Equijubus ‭(‬horse mane‭)

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Equijubus ‭(‬horse mane‭)

Phonetic : Ek-we-ju-bus.

Named By : H.-L.‭ ‬You,‭ ‬Z.-X.‭ ‬Luo,‭ ‬N.‭ ‬H.‭ ‬Shubin,‭ ‬L.‭ ‬M.‭ ‬Witmer,‭ ‬Z.-L.‭ ‬Tang‭ & ‬F.‭ ‬Tang‭ ‬-‭ ‬2003

Diet : Herbivore

Size : Estimated 7 meters long

Type of Dinosaur : Euornithopod

Type Species : E.‭ ‬normani‭ (‬type‭)‬

Found in : China,‭ ‬Gansu Province

When it Lived : Early Cretaceous, 127-99 million years ago

Equijubus (Chinese pronunciation: Ma Zong Long; pinyin: Mazong Long; Mazong meaning “horsemane”) is a genus consisting of herbivorous, hadrosauroid dinosaurs from northwestern China’s Early Cretaceous (Aptian) stage.


Equijubus normani skeleton★Kumiko★, CC BY-SA 2.0, via Wikimedia Commons


In the summer 2000, the only known specimen of the species was discovered by a Chinese-American expedition to the Mazong Shan (= “horsemane”) Shan region of China’s Gansu Province. You Hialu described and named the Equijubus normani species in a 2002 dissertation. Latin equus (horse) and juba (mane) are the two words that gave rise to the generic name. In honour of David B. Norman, a British paleontologist, the specific epithet “normani”, is used. But, such a nomen exc dissertatione is not valid.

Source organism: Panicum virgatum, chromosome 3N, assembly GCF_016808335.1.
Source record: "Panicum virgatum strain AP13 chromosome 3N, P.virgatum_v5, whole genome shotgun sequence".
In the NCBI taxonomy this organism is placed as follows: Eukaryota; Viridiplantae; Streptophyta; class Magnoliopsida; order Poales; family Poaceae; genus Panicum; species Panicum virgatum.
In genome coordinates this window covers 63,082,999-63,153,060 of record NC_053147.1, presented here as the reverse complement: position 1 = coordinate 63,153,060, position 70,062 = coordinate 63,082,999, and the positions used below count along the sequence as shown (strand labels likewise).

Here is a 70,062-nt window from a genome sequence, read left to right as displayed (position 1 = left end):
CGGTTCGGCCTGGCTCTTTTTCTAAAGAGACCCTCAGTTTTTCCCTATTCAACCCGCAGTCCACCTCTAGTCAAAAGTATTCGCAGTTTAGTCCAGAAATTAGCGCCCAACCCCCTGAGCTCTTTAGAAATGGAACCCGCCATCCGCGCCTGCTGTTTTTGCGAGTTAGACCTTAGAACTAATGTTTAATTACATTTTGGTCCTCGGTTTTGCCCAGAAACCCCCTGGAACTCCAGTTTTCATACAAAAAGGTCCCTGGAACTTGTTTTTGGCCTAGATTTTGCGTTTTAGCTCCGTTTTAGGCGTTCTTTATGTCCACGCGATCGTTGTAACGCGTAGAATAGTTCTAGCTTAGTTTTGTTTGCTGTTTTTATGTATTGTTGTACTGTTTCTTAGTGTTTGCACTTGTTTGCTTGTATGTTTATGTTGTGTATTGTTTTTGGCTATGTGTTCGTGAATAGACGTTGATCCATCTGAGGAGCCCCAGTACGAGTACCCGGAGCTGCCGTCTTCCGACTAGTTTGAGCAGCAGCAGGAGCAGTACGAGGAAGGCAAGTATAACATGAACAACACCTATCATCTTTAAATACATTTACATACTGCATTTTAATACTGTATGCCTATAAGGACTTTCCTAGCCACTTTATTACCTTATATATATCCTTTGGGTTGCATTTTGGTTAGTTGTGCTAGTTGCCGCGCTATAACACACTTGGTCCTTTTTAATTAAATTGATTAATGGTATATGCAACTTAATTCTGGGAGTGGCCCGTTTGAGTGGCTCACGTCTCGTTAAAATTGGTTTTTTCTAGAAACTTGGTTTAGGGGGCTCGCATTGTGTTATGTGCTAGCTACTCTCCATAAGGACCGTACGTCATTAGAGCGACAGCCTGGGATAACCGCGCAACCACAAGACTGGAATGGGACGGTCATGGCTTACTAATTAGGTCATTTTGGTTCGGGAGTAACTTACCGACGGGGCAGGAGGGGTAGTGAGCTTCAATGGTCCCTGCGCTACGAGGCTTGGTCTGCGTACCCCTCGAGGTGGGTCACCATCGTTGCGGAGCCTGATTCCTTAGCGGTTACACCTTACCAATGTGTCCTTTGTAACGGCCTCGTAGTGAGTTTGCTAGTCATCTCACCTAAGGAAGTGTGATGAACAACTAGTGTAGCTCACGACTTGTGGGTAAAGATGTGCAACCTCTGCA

In 2003, the type species Equijubus normani, was officially named in an article written by You, Luo Zhexi and Neil Shubin.

IVPP V12534 is the type specimen. It consists of a complete skull, with articulated (attached), lower jaws and associated incomplete postcrania. It was discovered in fluvio-lacustrine sediments from the Xinminpu Unit, Mazong Shan (Gansu Province), China.

Wu, You, & Li (2018) reported grass microfossils taken from Equijubus normani. These were, at the time of their description, the oldest known grass fossils and could be the oldest evidence of a dinosaur eating grasses. This suggests that the animal was probably a grazer.

Equijubus is a large euornithopod. Gregory S. Paul estimated that the Equijubus was seven metres long and weighed 2.5 tonnes. The absence of a palpebral bone suggests that the eyes are not overshadowed by a higher rim, as is the case with many closely related species.

Source: Wikipedia